“Ban-the-box” policies are designed to eliminate some of the barriers that people leaving prison face when seeking jobs. These policies disallow employers from asking people about their criminal records during the initial phase of a job application, removing the “box” that an applicant checks to indicate whether they have a criminal conviction on their record. Although policies differ, most allow employers to request information on criminal records after the initial application stage, and are designed to help applicants get through that first round without automatic disqualification.
Ban-the-box policies are clearly meant to help formerly incarcerated people get jobs, who face significant barriers to good employment. But they are also meant to address racial inequities, since African Americans and Latinos bear the disproportionate burden of negative impacts of incarceration. However, some recent research indicates that ban the box policies may actually have unintended consequences of worsening outcomes for black applicants.
In one study, researchers submitted fictitious online applications for entry-level service jobs in New York City and New Jersey before and after those jurisdictions passed ban-the-box policies. Before the policies passed, some of these fake applicants reported criminal convictions for minor drug or property crimes. Using New Jersey birth records, the applications were randomly assigned common black names, like Jamal and Maurice, or common white names, like Kyle and Matthew, but they were otherwise indistinguishable.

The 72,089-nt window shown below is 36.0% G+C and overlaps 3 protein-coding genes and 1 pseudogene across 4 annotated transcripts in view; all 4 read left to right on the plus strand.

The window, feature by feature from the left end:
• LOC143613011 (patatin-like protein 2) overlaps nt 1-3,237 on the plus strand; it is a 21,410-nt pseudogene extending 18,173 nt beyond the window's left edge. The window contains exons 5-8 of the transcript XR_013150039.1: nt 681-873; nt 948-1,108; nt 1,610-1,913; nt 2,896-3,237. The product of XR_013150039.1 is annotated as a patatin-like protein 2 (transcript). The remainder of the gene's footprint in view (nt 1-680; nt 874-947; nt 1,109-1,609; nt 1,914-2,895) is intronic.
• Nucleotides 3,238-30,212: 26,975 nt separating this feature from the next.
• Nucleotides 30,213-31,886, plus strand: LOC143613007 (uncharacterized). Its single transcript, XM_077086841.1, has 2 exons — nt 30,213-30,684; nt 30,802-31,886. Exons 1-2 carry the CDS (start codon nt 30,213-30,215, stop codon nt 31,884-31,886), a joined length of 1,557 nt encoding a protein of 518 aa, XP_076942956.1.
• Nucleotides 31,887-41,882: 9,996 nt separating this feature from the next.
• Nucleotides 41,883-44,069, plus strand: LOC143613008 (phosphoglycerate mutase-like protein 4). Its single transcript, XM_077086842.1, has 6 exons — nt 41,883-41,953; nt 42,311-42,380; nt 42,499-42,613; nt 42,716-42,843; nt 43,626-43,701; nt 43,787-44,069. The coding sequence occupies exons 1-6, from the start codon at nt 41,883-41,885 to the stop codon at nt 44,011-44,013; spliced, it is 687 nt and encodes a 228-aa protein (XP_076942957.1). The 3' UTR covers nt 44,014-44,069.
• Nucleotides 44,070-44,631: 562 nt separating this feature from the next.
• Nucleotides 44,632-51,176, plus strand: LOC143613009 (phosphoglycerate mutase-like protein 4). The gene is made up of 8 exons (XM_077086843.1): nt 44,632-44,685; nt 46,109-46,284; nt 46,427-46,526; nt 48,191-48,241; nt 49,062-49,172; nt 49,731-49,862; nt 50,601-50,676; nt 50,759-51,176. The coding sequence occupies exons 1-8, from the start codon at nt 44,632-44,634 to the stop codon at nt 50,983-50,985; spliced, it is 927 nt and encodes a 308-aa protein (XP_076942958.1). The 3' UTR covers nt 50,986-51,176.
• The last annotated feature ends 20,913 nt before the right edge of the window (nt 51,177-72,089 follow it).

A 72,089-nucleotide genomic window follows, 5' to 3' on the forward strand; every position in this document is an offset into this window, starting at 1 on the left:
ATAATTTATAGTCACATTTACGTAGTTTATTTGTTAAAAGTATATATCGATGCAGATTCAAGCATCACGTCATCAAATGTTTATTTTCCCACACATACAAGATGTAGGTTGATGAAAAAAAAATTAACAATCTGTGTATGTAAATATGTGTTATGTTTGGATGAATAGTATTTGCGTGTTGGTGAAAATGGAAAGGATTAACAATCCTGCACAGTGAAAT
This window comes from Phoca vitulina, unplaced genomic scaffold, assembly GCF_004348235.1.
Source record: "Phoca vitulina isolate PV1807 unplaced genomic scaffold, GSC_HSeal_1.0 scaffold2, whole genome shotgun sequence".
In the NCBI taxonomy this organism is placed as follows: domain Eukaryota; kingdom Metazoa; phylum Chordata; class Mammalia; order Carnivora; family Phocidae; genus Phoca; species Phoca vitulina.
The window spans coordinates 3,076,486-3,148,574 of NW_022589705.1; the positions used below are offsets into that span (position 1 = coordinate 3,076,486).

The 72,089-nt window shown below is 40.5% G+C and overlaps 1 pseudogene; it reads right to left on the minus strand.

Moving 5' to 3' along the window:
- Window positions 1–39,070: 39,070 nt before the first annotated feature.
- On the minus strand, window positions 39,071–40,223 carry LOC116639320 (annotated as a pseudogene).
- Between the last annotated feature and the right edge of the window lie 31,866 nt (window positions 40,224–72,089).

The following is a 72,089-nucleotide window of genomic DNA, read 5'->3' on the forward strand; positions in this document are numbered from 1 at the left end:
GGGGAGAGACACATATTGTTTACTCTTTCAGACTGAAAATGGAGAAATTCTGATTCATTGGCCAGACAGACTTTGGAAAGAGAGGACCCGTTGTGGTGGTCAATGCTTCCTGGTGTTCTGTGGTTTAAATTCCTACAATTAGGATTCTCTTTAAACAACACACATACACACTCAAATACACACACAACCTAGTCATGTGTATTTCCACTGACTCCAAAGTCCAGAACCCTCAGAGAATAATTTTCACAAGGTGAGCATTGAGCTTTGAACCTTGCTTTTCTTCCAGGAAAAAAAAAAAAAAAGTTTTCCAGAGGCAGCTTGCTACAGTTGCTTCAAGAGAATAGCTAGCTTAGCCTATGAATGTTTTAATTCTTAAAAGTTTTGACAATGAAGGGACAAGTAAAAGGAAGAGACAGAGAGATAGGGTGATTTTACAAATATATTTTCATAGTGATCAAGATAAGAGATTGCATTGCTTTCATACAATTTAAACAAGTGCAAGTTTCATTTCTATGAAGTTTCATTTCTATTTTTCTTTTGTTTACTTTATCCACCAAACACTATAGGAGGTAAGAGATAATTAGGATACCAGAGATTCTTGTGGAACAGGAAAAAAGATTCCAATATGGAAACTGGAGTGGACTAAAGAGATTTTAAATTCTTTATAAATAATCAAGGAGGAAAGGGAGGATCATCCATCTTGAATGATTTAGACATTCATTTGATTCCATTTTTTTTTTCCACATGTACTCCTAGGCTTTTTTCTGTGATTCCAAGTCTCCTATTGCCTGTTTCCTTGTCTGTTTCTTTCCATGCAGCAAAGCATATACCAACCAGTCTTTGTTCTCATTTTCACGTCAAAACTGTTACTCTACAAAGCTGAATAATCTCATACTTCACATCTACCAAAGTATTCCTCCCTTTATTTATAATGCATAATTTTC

Overall, the study did find that before the policies went into effect, employers were over 60% more likely to call back an applicant without a criminal record, confirming that a criminal record negatively impacted job prospects in a major way. However the racial gap in callbacks grew substantially after the policies went into place: before the policy, white applicants were 7% more likely to get called back, and after it passed they were 45% more likely than black applicants to get called back.
When they didn’t have concrete information about criminal records, it seems that employers relied more on racist stereotypes. Unexpectedly, whites with criminal records benefitted the most from the policy.
These findings are disheartening, and we’ve seen similar unintended consequences from other efforts to change the criminal justice system – for example the expansion of drug courts that have ended up disproportionately benefiting white opioid users. But fair hiring advocates have also cautioned that we should interpret these findings as a call to expand fair hiring overall, not to repeal ban-the-box policies. If we really care about impacting racial equity, we will need broader policy changes that target racism more directly.
When it comes to employment, part of the solution could be better enforcement of the fair hiring laws that are already on the books. There may also be potential in expanding blind hiring practices, which hide much more information (including applicant names) from employers in order to reduce intentional and unintentional race and gender bias. Thus far blind hiring has been focused in the tech industry, so would need to be adapted for the kinds of entry-level jobs that are accessible to many formerly incarcerated people who don’t hold college degrees. But we also need to think critically about how to explicitly support black communities and health. Later this year, HIP will be collaborating with the Los Angeles Black Workers Center on a project related to fair hiring practices and quality employment for black workers, which means that we’ll be thinking much more about these issues in the coming months.